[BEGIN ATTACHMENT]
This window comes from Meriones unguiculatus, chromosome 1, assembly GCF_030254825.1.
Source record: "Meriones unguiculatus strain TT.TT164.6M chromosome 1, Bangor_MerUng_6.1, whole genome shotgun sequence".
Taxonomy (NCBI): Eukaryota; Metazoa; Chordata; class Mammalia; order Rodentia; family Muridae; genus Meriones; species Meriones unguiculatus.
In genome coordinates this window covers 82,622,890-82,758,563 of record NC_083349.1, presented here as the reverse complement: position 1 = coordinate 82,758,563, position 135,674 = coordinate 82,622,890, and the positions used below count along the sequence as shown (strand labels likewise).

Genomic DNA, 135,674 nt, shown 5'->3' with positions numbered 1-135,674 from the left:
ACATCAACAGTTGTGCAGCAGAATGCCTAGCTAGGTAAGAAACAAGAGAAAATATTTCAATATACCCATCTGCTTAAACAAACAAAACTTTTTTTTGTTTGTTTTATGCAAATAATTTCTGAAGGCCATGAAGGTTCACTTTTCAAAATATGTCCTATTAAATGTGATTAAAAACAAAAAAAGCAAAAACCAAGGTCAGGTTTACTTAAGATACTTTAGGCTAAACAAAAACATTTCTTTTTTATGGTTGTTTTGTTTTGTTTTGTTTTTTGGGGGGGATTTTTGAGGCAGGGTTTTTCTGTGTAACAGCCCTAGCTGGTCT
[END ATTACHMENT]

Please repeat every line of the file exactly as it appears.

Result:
This window comes from Meriones unguiculatus, chromosome 1, assembly GCF_030254825.1.
Source record: "Meriones unguiculatus strain TT.TT164.6M chromosome 1, Bangor_MerUng_6.1, whole genome shotgun sequence".
Taxonomy (NCBI): Eukaryota; Metazoa; Chordata; class Mammalia; order Rodentia; family Muridae; genus Meriones; species Meriones unguiculatus.
In genome coordinates this window covers 82,622,890-82,758,563 of record NC_083349.1, presented here as the reverse complement: position 1 = coordinate 82,758,563, position 135,674 = coordinate 82,622,890, and the positions used below count along the sequence as shown (strand labels likewise).

Genomic DNA, 135,674 nt, shown 5'->3' with positions numbered 1-135,674 from the left:
ACATCAACAGTTGTGCAGCAGAATGCCTAGCTAGGTAAGAAACAAGAGAAAATATTTCAATATACCCATCTGCTTAAACAAACAAAACTTTTTTTTGTTTGTTTTATGCAAATAATTTCTGAAGGCCATGAAGGTTCACTTTTCAAAATATGTCCTATTAAATGTGATTAAAAACAAAAAAAGCAAAAACCAAGGTCAGGTTTACTTAAGATACTTTAGGCTAAACAAAAACATTTCTTTTTTATGGTTGTTTTGTTTTGTTTTGTTTTTTGGGGGGGATTTTTGAGGCAGGGTTTTTCTGTGTAACAGCCCTAGCTGGTCT